PURPOSE: Patients with asthma may have perceived levels of asthma control that are inconsistent with their actual levels of control. National telephone surveys were conducted in the AIM program to determine how asthma morbidity has evolved over the past 10 years by quantifying activity limitations and disease burden associated with asthma.
METHODS: Asthma patients were surveyed on health status, activity limitations, sick/disability days, and health-related emotional burden. 60,682 US households were screened; 2,186 adults (aged ≥18 y) with asthma were interviewed from 07/29/2009−09/10/2009. In a separate, cross-sectional survey, a random sample of the general US adult population (N=1,004) was interviewed from 08/14/2009−09/10/2009.
RESULTS: Twice as many adults with asthma rated their health as fair, poor, or very poor compared with nonasthmatic adults (26% vs 13%, respectively). Nearly three times as many asthma patients had activity limitations compared with nonasthmatic adults (14% vs 5%, respectively), and twice as many adults with asthma reported that asthma limits normal physical exertion compared with nonasthmatic adults who reported health-related limits on normal physical exertion (42% vs 21%, respectively). Asthma patients had more than twice as many disability days in the past year than did nonasthmatic adults (37.9 vs 15.8, respectively). All of the above comparisons were significant at the 0.05 level. Furthermore, approximately twice as many adults with asthma as nonasthmatic adults reported being fearful/embarrassed due to their health.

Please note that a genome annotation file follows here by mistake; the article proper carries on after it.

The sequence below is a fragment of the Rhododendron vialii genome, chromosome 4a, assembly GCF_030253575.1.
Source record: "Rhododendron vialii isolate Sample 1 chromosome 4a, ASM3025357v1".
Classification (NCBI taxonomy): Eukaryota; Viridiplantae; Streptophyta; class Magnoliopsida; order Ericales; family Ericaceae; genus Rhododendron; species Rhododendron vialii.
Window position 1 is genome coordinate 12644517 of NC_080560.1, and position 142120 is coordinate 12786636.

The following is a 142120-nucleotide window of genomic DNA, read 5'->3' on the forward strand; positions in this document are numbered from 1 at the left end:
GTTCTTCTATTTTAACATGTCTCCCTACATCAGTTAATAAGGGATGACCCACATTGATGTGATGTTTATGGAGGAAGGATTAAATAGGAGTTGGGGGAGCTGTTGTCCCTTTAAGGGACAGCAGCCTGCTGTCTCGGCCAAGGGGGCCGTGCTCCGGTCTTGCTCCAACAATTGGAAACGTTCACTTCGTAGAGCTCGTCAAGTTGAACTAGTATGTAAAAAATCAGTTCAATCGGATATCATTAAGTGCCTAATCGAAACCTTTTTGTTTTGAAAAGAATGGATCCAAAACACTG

CONCLUSION: In spite of the availability of evidence-based treatment recommendations and effective medications, patients with asthma continue to have significant activity limitations as well as health-related physical and emotional challenges when compared with persons without asthma.
CLINICAL IMPLICATIONS: Asthma continues to be associated with significant morbidity and activity limitations, indicating that use of proven asthma management plans and improved patient adherence to prescribed asthma controller therapy is needed to reduce the national burden of asthma.
DISCLOSURE: Eli Meltzer, Grant monies (from industry related sources) Dr. Meltzer received research/grant support and served as a consultant and on speaker bureau for Schering-Plough.Dr. Murphy receives research support from AstraZeneca, GlaxoSmithKline, Merck, Novartis, and Schering-Plough, and received honoraria for consulting services from AstraZeneca, Dey, Merck, and Schering-Plough. This work was supported by Schering Corp., a Division of Merck & Co.Dr. Nathan has received grants and research support from Abbott, Alcon, AstraZeneca, Ception, Dey, Dyax, Genentech, GlaxoSmithKline, MAP, MedImmune, Novartis, Sanofi-Aventis, Schering-Plough, and TEVA.; Consultant fee, speaker bureau, advisory committee, etc. Dr. Stoloff and Dr. Blaiss have served as consultants and receive research support from Merck Schering-Plough.Dr. Nathan has served as consultant or scientific advisor for Genentech, GlaxoSmithKline, Merck, Novartis, Schering-Plough, and TEVA. Dr. Nathan has also participated in Speaker's Bureaus for AstraZeneca, Genentech, GlaxoSmithKline, Novartis, Sanofi-Aventis, Schering-Plough and UCB.; No Product/Research Disclosure Information